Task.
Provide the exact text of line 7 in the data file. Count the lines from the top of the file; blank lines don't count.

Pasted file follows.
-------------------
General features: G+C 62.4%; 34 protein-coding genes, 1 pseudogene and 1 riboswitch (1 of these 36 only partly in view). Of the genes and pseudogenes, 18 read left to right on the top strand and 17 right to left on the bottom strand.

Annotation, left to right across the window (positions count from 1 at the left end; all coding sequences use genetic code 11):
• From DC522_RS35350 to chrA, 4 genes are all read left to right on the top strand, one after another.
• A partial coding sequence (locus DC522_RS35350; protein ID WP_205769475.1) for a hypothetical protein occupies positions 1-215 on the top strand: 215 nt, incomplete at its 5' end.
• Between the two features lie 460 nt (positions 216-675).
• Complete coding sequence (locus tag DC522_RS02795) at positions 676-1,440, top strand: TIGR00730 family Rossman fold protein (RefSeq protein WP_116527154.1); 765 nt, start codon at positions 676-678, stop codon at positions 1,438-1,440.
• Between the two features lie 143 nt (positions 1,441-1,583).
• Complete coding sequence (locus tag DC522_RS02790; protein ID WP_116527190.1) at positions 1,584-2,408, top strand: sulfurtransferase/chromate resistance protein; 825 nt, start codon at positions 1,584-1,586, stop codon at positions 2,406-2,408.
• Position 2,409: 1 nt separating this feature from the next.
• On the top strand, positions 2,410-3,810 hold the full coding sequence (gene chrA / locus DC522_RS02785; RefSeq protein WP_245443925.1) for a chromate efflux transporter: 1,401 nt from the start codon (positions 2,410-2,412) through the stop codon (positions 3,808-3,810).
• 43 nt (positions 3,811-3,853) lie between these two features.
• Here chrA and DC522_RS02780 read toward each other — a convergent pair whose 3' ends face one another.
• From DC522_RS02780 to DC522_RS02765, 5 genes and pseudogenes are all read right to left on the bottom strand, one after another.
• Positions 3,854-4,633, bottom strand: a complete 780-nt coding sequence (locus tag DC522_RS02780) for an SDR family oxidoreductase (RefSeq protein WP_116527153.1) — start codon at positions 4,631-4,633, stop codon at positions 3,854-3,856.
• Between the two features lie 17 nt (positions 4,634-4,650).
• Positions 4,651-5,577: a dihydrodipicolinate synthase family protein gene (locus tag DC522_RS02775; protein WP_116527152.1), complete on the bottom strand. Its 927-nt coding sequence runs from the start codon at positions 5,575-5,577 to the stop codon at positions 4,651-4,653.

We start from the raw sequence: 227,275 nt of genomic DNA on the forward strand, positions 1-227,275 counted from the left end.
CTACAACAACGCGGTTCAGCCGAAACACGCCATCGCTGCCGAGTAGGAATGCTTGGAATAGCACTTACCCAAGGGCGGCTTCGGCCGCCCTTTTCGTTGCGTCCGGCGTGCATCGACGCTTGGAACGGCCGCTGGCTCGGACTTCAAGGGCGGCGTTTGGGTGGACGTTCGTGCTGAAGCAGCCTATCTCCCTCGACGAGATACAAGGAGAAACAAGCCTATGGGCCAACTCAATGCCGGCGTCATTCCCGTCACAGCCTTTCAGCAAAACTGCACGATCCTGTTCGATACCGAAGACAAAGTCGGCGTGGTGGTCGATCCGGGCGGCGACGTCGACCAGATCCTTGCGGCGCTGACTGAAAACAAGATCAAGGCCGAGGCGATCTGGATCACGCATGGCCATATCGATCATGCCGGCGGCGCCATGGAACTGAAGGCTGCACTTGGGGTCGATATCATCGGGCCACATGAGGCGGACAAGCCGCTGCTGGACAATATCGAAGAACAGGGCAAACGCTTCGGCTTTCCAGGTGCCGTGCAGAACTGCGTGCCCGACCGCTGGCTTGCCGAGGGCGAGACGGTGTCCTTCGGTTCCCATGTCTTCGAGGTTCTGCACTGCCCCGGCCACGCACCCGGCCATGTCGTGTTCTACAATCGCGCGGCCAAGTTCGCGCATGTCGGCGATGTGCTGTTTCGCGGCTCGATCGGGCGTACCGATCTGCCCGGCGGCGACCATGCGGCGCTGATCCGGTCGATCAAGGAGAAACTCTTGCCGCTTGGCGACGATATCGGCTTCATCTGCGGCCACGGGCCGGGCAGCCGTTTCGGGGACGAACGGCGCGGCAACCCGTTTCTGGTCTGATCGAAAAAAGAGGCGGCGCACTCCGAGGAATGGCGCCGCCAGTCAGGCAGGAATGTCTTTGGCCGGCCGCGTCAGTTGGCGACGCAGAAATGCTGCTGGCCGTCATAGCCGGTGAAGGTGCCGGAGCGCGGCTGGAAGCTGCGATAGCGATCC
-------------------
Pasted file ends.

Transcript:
• Between the two features lie 143 nt (positions 1,441-1,583).